Stuart Firestein: "Ignorance: How It Drives Science"

Stuart Firestein: "Ignorance: How It Drives Science"

A neuroscientist claims that ignorance--not knowledge--is the true engine of science. He explains how scientists use ignorance to concentrate their research, and why "not knowing" is one of the greatest benefits to science.

“Knowledge is a big subject. Ignorance is bigger...and it is more interesting.” These are the words of neuroscientist Stuart Firestein, the chair of Columbia University’s biology department. Firestein claims that exploring the unknown is the true engine of science, and says ignorance helps scientists concentrate their research. He compares science to searching for a black cat in a dark room, even though the cat may or may not be in there. Firestein's laboratory investigates the mysteries of the sense of smell and its relation to other brain functions. A discussion of the scientific benefits of ignorance.


Stuart Firestein

chairman of the Department of Biology at Columbia University, professor of neuroscience.

Program Highlights

It's commonly believed the quest for knowledge is behind scientific research, but Columbia University neuroscientist Stuart Firestein says we get more from ignorance. In his new book, “Ignorance: How It Drives Science,” Firestein argues that pursuing research based on what we don’t know is more valuable than building on what we do know.

Thoughtful Ignorance

Firestein said most people believe ignorance precedes knowledge, but, in science, ignorance follows knowledge. Knowledge enables scientists to propose and pursue interesting questions about data that sometimes don’t exist or fully make sense yet. “I use that term purposely to be a little provocative. But I don't mean stupidity. I don't mean dumb. I don't mean a callow indifference to facts or data or any of that,” Firestein said. Instead, thoughtful ignorance looks at gaps in a community’s understanding and seeks to resolve them.

The Scientific Method Was A Mistake

The scientific method was a huge mistake, according to Firestein. He said nobody actually follows the precise approach to experimentation that is taught in many high schools outside of the classroom, and that forming a hypothesis before collecting data can be dangerous. “The trouble with a hypothesis is it's your own best idea about how something works. And, you know, we all like our ideas so we get invested in them in little ways and then we get invested in them in big ways, and pretty soon I think you wind up with a bias in the way you look at the data,” Firestein said. There is an overemphasis on facts and data, even though they can be the most unreliable part of research. “I think science and medicine has set it up for the public to expect us to expound facts, to know things. And we do know things, but we don't know them perfectly and we don't know them forever,” Firestein said.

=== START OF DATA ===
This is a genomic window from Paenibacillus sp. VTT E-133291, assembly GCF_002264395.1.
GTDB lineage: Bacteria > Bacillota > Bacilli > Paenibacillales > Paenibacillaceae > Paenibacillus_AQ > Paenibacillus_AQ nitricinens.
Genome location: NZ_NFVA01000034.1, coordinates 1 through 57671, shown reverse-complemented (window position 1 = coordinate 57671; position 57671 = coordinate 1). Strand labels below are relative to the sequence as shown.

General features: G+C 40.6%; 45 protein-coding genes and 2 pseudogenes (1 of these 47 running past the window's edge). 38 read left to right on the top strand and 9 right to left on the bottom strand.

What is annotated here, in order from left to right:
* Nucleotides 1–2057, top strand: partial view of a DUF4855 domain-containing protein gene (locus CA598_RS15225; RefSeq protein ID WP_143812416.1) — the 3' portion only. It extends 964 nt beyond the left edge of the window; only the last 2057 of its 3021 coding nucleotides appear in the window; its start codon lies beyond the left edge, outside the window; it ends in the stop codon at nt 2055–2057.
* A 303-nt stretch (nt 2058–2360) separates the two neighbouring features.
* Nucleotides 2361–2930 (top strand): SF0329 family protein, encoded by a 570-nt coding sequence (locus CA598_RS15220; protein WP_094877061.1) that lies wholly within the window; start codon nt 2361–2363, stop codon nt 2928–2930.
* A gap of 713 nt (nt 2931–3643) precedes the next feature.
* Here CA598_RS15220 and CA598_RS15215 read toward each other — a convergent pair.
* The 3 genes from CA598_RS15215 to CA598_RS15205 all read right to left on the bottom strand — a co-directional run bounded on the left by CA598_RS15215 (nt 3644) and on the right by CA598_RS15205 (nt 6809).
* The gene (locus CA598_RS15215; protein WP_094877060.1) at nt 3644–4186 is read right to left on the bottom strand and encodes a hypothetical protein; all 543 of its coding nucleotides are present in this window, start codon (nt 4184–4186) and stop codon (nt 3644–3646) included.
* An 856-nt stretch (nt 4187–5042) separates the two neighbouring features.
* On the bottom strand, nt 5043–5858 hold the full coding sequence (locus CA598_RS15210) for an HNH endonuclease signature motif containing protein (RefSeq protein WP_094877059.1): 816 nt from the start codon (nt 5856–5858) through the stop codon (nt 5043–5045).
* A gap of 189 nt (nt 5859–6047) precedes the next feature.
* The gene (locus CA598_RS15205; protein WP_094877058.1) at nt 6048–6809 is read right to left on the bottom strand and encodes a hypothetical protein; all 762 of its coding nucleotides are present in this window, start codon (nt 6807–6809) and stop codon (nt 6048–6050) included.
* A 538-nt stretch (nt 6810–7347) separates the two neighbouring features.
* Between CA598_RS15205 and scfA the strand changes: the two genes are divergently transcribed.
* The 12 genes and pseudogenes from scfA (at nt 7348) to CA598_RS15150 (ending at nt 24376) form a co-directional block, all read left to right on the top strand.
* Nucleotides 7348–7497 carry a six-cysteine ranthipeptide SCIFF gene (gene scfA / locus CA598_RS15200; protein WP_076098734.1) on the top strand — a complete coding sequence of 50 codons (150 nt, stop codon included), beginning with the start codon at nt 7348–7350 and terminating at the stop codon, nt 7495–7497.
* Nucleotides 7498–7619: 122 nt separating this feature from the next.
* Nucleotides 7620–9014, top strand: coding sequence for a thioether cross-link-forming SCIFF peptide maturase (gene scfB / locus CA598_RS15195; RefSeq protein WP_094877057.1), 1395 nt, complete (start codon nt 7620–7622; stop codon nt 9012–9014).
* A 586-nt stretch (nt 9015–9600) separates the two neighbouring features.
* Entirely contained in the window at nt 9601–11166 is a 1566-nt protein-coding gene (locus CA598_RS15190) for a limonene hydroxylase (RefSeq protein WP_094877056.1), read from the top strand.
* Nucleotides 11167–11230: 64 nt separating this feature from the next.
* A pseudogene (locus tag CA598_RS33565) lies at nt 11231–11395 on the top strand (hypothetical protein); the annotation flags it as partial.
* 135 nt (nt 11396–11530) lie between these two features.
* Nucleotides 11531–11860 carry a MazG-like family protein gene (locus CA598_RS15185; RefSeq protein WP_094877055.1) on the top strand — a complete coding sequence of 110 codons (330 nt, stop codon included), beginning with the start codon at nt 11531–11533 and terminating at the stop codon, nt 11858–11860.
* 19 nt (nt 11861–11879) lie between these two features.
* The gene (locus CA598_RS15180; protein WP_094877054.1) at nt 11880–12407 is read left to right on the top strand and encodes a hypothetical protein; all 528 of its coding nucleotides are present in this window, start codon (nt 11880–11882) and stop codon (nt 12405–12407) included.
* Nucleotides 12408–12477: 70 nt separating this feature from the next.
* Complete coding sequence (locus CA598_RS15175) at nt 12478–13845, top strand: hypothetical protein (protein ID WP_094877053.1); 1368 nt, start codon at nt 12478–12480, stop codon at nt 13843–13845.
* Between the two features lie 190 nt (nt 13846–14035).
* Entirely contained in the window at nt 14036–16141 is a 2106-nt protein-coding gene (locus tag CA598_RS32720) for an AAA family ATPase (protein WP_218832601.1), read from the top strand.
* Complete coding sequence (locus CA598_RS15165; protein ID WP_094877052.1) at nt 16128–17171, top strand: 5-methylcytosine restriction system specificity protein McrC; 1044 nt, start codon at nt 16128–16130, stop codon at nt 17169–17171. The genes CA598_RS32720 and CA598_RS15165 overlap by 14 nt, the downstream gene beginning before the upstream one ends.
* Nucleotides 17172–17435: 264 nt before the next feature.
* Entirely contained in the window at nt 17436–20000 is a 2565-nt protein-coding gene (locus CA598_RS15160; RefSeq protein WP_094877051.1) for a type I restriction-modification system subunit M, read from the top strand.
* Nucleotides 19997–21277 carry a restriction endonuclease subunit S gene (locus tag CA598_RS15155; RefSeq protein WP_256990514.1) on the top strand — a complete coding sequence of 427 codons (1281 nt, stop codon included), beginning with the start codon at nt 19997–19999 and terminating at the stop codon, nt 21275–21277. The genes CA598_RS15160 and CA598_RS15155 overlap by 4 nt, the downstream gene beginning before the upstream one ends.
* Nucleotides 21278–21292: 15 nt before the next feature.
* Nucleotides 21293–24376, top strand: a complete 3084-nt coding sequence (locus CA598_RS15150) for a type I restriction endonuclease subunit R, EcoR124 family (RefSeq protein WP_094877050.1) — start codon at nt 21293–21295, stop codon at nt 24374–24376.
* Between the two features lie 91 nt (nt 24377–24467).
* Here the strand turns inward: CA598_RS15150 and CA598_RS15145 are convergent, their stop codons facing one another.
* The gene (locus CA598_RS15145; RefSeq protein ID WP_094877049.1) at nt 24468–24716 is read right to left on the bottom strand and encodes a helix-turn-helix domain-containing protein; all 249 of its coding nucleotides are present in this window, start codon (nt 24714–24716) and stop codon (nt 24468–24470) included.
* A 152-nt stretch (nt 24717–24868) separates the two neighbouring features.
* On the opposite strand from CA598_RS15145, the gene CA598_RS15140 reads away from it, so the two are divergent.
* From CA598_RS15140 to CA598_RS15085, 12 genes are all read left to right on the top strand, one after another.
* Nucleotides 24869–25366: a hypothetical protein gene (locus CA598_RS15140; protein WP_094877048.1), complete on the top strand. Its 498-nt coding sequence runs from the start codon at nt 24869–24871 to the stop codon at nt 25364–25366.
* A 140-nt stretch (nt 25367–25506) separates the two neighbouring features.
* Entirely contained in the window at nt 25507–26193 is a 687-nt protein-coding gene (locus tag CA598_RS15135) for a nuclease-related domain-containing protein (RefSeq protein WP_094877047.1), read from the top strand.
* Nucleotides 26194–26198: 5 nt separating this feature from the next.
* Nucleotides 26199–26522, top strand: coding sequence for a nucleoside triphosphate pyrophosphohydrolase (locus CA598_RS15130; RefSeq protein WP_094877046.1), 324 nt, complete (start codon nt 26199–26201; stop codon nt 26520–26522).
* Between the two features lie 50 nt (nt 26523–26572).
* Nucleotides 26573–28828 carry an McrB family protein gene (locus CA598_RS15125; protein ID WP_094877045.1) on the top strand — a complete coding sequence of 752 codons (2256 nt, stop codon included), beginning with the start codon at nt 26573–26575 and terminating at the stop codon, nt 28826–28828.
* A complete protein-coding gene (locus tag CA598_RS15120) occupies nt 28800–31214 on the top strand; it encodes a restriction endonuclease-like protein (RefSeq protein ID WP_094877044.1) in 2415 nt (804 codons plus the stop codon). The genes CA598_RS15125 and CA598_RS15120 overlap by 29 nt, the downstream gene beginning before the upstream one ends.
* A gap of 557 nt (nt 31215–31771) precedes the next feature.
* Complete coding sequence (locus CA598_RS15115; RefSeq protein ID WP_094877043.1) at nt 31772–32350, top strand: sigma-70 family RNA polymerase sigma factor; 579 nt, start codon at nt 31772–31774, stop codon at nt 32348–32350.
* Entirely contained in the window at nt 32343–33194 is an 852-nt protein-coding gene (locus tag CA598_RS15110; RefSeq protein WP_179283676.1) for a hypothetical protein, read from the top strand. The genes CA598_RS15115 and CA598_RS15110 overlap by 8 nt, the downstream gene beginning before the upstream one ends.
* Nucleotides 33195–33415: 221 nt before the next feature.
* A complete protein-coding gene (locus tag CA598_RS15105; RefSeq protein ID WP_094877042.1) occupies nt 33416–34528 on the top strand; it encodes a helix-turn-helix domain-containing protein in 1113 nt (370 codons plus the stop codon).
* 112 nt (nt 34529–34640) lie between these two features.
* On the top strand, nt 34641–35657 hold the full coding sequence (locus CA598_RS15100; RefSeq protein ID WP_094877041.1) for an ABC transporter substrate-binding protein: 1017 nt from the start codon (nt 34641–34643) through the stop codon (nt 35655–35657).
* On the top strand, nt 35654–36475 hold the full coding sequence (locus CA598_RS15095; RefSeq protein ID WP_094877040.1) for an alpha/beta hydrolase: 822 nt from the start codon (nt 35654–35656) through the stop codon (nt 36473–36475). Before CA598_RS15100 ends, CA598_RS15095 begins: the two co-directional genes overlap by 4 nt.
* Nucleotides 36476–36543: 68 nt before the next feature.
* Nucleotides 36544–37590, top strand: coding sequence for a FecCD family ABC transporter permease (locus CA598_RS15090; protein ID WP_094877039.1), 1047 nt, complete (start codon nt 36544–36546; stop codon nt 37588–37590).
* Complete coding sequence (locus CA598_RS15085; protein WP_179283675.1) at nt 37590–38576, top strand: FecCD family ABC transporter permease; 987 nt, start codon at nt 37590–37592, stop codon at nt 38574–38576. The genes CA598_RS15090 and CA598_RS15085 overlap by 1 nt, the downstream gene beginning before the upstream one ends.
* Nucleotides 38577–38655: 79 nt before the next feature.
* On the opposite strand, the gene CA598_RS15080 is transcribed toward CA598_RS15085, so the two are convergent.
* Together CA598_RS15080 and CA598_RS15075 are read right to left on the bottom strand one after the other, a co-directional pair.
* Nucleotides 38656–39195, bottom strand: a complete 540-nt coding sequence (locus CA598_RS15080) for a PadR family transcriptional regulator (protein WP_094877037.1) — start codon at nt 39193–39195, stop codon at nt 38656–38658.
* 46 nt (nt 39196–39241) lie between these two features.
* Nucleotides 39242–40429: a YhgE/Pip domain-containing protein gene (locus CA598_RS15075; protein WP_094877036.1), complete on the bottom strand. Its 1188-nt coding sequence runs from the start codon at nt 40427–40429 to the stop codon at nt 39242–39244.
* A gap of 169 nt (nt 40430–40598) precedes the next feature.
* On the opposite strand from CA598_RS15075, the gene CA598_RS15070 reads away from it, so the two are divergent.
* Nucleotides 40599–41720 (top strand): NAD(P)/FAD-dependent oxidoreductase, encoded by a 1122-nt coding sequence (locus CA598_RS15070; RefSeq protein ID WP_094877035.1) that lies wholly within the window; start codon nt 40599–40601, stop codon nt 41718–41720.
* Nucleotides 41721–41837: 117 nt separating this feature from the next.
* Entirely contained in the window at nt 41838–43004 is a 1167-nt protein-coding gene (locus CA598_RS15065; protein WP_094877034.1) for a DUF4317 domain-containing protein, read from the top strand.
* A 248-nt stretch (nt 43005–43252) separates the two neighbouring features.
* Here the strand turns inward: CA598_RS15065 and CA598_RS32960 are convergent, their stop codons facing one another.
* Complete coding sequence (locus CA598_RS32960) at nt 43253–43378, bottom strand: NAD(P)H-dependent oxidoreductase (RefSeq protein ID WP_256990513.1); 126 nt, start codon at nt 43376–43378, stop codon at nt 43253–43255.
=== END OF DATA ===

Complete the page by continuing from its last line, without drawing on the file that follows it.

Chasing A Black Cat In A Dark Room

Firestein compared science to the proverb about looking for a black cat: “It's very difficult to find a black cat in a dark room especially when there's no cat, which seems to me to be the perfect description of how we do science.” He said science is dotted with black rooms in which there are no black cats, and that scientists move to another dark room as soon as someone flips on the light switch. He said scientific research is similar to a buying a puzzle without a guaranteed solution.

Finding A Cure for Cancer

Scientists have made little progress in finding a cure for cancer, despite declaring a war on it decades ago. Firestein said he wondered whether scientists are forming the wrong questions. “It's just turned out to be a far more difficult problem than we thought it was, but we've learned a vast amount about the problem,” Firestein said. But he said the efforts haven’t been wasted. Many important discoveries have been made during cancer research, such as how cells work and advances in developmental biology and immunology.

Asking Specific Questions

Firestein avoids big questions such as how the universe began or what is consciousness in favor of specific questions, such as how the sense of smell works. For example, he is researching how the brain recognizes a rose, which is made up of a dozen different chemicals, as one unified smell. Firestein said scientists need to ask themselves key questions such as, “What will happen if you don't know this, if you never get to know it? What will happen when you do? Then where will you go?” He calls these types of experiments “case histories in ignorance.”

You can read the full transcript here.

Read An Excerpt

Reprinted from IGNORANCE: How It Drives Science by Stuart Firestein with permission from Oxford University Press, Inc. Copyright © 2012 by Stuart Firestein.

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